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Codeine overdose

Definition

Codeine is a drug in some prescription pain medicines. It is in class of drugs known as opioids.

Codeine overdose occurs when someone takes more than the normal or recommended amount of this medicine. This can be by accident or on purpose.

This is for information only and not for use in the treatment or management of an actual overdose. DO NOT use it to treat or manage an actual overdose. If you or someone you are with overdoses, call your local emergency number (such as 911), or your local poison center can be reached directly by calling the national toll-free Poison Help hotline (1-800-222-1222) from anywhere in the United States.

Alternative Names

Methylmorphine overdose

Poisonous Ingredient

Codeine can be poisonous in large amounts.

Where Found

Codeine is found in these medicines:

  • Acetaminophen and codeine phosphate
  • Fioricet with codeine
  • Promethazine with codeine cough syrup
  • Robitussin A-C
  • Triacin-C
  • Tuaistra XR
  • Tylenol #3

Other medicines may also contain codeine.

Symptoms

Symptoms of a codeine overdose include:

  • Bluish fingernails and lips
  • Breathing problems, such as slow and labored breathing, shallow breathing, no breathing
  • Cold, clammy skin
  • Confusion
  • Constipation
  • Drowsiness, fatigue, weakenss
  • Flushing of the skin
  • Itching
  • Lightheadedness, dizziness
  • Loss of consciousness, coma
  • Low blood pressure, weak pulse
  • Muscle twitches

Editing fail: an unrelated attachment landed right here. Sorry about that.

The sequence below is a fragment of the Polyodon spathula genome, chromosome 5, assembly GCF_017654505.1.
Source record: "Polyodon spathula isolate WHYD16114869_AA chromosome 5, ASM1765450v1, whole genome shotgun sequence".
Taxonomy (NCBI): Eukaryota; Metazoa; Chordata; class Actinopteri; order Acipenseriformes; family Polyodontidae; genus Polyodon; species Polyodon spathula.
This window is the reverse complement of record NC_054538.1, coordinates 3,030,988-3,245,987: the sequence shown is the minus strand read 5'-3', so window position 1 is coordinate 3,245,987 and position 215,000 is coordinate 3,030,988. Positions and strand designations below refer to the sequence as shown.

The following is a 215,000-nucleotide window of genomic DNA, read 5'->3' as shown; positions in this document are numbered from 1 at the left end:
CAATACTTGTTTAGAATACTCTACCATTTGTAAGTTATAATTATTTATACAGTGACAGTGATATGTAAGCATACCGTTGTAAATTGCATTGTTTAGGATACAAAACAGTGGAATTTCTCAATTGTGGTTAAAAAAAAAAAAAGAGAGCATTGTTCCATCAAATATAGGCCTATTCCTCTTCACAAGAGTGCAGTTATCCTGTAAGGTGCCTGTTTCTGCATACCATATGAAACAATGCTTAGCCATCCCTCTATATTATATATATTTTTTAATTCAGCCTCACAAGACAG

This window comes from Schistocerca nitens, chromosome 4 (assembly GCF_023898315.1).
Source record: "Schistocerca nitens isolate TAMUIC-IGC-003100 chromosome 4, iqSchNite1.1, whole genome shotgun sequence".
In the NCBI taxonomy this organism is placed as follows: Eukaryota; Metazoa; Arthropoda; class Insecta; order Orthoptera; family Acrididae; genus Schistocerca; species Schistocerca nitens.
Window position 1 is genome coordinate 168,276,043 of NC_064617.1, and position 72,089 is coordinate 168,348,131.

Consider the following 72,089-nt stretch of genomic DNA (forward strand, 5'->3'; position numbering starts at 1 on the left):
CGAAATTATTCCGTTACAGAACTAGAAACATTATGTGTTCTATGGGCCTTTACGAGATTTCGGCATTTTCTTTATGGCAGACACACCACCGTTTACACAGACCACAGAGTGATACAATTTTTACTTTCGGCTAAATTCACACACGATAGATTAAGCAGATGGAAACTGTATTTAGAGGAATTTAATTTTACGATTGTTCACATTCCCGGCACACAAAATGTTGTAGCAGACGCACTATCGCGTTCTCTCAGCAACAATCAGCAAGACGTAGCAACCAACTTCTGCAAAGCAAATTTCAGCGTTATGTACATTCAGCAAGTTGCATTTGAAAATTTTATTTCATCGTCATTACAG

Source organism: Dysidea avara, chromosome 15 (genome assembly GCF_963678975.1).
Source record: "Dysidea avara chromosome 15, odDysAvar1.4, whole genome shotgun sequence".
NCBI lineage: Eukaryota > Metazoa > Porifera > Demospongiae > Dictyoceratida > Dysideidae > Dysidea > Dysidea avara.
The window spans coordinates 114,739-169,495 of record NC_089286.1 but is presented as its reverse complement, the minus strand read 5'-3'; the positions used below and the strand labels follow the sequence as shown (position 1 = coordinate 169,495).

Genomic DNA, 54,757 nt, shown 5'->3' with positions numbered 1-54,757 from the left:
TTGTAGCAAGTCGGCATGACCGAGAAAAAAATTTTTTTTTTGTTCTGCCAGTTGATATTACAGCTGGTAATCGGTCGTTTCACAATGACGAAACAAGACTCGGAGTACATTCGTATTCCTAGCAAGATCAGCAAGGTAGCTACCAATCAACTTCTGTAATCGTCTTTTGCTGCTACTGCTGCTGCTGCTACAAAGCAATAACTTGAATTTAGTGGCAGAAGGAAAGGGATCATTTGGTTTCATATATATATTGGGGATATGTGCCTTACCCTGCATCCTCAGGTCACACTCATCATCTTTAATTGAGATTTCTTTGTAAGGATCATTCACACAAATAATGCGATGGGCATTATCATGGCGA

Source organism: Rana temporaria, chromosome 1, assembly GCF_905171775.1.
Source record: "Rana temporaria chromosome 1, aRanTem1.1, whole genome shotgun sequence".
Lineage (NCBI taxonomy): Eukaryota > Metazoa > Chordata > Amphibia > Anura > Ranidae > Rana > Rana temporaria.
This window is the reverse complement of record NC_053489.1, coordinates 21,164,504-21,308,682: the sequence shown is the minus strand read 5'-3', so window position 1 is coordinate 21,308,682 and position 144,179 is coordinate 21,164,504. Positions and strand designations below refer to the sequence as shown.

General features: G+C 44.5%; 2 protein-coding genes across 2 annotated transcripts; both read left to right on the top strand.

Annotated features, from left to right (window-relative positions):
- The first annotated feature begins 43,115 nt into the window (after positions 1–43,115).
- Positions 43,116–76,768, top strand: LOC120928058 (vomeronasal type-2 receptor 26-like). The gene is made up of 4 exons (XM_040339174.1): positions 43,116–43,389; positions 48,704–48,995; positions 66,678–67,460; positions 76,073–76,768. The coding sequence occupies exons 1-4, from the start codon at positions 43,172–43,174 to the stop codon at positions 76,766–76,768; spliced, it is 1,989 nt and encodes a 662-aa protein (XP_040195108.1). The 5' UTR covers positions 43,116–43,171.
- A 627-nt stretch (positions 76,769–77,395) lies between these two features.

• Nausea and vomiting
  • Tiny pupils
  • Spasms of the stomach and intestines

Some of these symptoms may occur even when a person takes the correct amount of codeine.

Before Calling Emergency

Have this information ready:

  • Person's age, weight, and condition
  • The name of the product (ingredients and strength, if known)
  • When it was swallowed
  • The amount swallowed
  • If the medicine was prescribed for the person

Poison Control

Your local poison control center can be reached directly by calling the national toll-free Poison Help hotline (1800-222-1222) from anywhere in the United States. This national hotline will let you talk to experts in poisoning. They will give you further instructions.

This is a free and confidential service. All local poison control centers in the United States use this national number. You should call if you have any questions about poisoning or poison control. It does NOT need to be an emergency. You can call for any reason, 24 hours a day, 7 days a week.

What to Expect at the Emergency Room

Take the container with you to the hospital, if possible.

The health care provider will measure and monitor the person's vital signs, including temperature, pulse, breathing rate, and blood pressure.

Tests that may be done include:

  • Chest x-ray
  • ECG (electrocardiogram, or heart tracing)

Treatment may include:

  • Fluids through a vein (by IV)
  • Medicine to reverse the depressive effects of the painkiller (naloxone) and treat other symptoms
  • Activated charcoal (if a reversal agent if not given)
  • Laxative
  • Tube through the nose into the stomach to empty the stomach (gastric lavage)
  • Breathing support, including a tube through the mouth and breathing machine (ventilator)

Outlook (Prognosis)

Codeine is usually combined with other medicines, such as acetaminophen. Because of this, the harmful effects of these other medicines must also be treated. Shock, severe pneumonia, brain damage, and death are possible.

References

Aronson JK. Opioid receptor agonists. In: Aronson JK, ed. Meyler's Side Effects of Drugs. 16th ed. Waltham, MA: Elsevier; 2016:348-380.

Nikolaides JK, Thompson TM. Opioids. In: Walls RM, Hockberger RS, Gausche-Hill M, eds. Rosen's Emergency Medicine: Concepts and Clinical Practice. 9th ed. Philadelphia, PA: Elsevier; 2018:chap 156.


Review Date: 9/23/2017
Reviewed By: Jacob L. Heller, MD, MHA, Emergency Medicine, Emeritus, Virginia Mason Medical Center, Seattle, WA. Also reviewed by David Zieve, MD, MHA, Medical Director, Brenda Conaway, Editorial Director, and the A.D.A.M. Editorial team.
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